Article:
According to the article titled “Healing Trauma through Art,” by Caelan Kuban, and the novel, art can be used to help people cope with their emotions after trauma. The article indicates that the main focus of art is “to teach youth how to become aware and non judgemental about their feelings...Art activities also can help adolescents develop their identity and autonomy, giving them a sense of mastery, control, and future orientation” (Kuban 20). Most children who experience trauma find it difficult to regain their self esteem and reclaim ownership of their emotions and actions. They also lose the sense of control they have over their lives. The arts have had the ability to help people cope with the aftermath of trauma and express their feelings to others. Literal and symbolic representations in art give a glimpse into how a victim is feeling, what the victim is thinking, and how people can help them with their emotions. Most people find it extremely difficult to be upfront about their innermost thoughts and often cannot name the complex and fierce emotions they feel. So, art allows them to explore and let out their emotions in a non-judgemental setting where they feel safe and secure. Furthermore, in Speak, Melinda is able to use her artistic talent to let  “[w]ater drip on the paper and [let] the birds bloom in the light, their feathers expanding promise. IT happened. There’s no avoiding it, no forgetting… Andy Evans raped me in August when I was drunk and too young to know what was happening. It wasn’t my fault...And I’m not going to let it kill me. I can grow...Words float up. / ‘Let me tell you about it.’” (Anderson 197-198). Melinda acknowledges her emotions for the first time after her rape, which is a huge step towards her recovery. She leaves her harmful and destructive coping mechanisms behind her and moves toward a more healthy and effective way of coping. Her art provides her an escape from the emotions that are often to intense for her to explore or talk about. Melinda’s lack of support cause her to hide most of the feelings she has post trauma, but through her art, she develops a sense of control over her rape and her story. She does not let Andy Evans, her rapist, dictate her emotions, she admits to herself that she was raped and clearly establishes the fact that it was not her fault. Melinda’s art gives her a sense of ownership and power over herself, something she clearly lacks, but desperately needs. Moreover, Mr. Freeman, Melinda’s art teacher, is the first person she confides to about her rape. This is a salient step for her because she distrusts most of the adults around her. Melinda has immense trust for her art teacher and feels safe in her art room. She feels as though she can express who she really is without being alienated, like she is in most places. Melinda uses myriad coping mechanisms that do not help her recover, they simply help her block out her memories. Through her art, though, Melinda is able to dig deep into herself, acknowledge her rape, and move forward with her emotions.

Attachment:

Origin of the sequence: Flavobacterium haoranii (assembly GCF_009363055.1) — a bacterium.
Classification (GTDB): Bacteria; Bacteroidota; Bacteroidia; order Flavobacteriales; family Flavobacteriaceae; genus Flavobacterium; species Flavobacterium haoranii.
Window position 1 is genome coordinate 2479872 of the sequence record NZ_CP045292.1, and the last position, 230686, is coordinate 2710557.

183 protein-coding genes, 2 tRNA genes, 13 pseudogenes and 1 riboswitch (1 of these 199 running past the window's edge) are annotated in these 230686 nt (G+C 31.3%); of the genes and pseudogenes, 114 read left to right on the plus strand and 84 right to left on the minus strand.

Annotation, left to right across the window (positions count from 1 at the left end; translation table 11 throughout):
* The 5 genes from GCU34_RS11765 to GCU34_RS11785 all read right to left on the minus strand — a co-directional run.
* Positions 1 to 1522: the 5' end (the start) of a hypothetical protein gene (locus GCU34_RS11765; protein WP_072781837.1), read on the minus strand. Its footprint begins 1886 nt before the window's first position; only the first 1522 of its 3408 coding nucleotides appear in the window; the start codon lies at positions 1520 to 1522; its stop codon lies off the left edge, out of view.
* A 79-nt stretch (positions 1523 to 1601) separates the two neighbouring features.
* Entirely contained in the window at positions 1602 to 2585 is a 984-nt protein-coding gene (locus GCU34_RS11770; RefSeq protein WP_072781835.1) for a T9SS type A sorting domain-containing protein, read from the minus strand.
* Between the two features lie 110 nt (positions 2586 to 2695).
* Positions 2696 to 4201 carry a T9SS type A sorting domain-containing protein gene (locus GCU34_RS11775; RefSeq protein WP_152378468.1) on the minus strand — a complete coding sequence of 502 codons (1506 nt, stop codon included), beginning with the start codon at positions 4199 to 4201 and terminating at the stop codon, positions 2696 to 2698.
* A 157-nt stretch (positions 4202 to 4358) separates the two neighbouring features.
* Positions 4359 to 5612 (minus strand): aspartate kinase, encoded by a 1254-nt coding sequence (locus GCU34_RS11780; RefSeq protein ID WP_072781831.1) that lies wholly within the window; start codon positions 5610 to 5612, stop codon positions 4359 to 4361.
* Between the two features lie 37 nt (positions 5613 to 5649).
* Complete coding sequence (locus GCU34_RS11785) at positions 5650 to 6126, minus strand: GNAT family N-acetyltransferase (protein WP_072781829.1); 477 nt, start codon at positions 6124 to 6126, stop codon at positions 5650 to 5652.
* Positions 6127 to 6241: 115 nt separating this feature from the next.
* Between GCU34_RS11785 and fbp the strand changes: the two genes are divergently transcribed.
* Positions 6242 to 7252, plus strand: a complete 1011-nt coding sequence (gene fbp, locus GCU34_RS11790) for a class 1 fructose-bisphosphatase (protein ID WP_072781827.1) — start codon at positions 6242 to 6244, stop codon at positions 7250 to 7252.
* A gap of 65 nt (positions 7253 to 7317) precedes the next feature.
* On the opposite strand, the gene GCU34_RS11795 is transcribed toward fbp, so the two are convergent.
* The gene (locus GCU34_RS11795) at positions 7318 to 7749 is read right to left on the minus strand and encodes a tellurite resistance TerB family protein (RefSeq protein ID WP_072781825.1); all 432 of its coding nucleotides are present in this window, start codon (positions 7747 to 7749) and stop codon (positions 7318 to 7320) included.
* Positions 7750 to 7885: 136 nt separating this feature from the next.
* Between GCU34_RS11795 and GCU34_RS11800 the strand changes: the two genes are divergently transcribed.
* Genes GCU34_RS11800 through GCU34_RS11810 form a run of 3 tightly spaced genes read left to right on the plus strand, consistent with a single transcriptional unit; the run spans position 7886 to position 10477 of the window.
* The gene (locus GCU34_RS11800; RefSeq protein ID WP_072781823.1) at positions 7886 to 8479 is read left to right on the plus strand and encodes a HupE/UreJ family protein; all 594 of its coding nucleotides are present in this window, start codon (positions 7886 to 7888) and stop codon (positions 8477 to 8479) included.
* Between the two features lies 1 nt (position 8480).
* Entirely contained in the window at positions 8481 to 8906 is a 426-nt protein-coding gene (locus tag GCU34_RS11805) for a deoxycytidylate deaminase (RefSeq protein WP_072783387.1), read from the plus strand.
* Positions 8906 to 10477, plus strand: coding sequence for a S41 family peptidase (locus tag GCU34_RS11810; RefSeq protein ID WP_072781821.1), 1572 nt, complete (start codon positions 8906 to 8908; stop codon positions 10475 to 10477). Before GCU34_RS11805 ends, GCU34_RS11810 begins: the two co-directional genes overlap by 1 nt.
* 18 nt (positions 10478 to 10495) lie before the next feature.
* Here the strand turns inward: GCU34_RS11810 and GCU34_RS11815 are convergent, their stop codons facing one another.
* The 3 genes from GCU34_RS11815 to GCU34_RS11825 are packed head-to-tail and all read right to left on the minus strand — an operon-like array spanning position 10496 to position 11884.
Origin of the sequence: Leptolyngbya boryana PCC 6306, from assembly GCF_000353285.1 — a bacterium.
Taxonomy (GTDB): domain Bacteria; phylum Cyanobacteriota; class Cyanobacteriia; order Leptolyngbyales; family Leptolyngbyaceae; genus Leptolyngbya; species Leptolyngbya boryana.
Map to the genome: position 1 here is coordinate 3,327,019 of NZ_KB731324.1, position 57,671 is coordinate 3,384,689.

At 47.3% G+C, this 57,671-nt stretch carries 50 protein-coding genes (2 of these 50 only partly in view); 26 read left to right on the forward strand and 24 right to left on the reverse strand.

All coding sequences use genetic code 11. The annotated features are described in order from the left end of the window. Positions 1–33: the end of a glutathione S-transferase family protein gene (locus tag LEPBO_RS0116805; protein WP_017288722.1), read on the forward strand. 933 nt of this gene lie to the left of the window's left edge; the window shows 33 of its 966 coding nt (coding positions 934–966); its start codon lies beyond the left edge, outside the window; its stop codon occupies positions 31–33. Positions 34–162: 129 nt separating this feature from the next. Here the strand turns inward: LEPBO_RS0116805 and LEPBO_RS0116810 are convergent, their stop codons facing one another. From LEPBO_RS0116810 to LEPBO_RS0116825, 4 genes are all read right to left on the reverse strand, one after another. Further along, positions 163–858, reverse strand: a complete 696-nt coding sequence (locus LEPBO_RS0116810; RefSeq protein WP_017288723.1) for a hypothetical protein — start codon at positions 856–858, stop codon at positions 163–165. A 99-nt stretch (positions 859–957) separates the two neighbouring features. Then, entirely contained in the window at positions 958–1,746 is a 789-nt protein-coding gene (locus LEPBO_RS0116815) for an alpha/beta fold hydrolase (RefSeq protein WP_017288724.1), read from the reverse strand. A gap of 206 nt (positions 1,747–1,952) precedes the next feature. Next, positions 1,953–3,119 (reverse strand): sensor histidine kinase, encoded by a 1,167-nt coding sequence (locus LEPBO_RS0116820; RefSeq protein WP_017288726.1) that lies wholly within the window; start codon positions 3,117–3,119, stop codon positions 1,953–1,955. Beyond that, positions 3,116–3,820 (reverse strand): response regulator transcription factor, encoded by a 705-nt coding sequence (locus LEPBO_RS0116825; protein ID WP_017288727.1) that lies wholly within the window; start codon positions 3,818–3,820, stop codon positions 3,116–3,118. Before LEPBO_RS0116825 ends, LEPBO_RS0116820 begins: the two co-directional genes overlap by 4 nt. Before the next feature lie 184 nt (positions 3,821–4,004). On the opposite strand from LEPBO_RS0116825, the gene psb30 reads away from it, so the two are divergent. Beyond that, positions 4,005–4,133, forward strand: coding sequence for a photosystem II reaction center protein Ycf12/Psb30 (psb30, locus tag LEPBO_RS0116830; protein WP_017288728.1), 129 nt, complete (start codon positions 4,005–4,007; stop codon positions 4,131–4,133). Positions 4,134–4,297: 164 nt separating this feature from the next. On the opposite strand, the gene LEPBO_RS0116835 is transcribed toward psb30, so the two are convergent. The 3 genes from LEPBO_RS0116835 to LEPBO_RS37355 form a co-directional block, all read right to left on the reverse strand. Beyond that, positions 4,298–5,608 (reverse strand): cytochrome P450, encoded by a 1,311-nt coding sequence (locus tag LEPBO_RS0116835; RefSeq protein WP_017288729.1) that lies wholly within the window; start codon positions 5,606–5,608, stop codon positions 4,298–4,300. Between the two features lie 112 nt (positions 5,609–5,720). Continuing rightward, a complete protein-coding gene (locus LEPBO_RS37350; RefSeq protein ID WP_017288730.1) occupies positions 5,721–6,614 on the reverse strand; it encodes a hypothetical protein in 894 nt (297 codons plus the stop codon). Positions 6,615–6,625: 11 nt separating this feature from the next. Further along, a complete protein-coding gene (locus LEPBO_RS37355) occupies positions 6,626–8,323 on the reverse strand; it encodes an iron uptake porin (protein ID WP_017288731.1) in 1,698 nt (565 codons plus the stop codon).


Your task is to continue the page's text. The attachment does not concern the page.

The idea of victims of trauma using coping mechanisms, in various ways, is explored by modern sources and Laurie Halse Anderson, the author of the novel Speak. People will always try to find ways to cope because it helps them leave traumatic events in the past. While they may not always be effective, all coping mechanisms signal the mark of the most important step in reaching recovery: survival. Victims often yearn to feel as though they have moved on from a traumatic event or hope to feel some sort of closure, but often the most important step to make in recuperating is to know that they have survived the traumatic event. While closure may provide victims with the feeling that they have ended a painful chapter of their life, survival is a something much more important: continuing to exist despite the harsh aspects of someone’s life or the calamitous situations they have had to go through. While it may seem simple, getting up everyday and continuing to live life is a feat that most trauma victims strive to accomplish. Coping mechanisms are a catalyst for survival, and in turn recovery.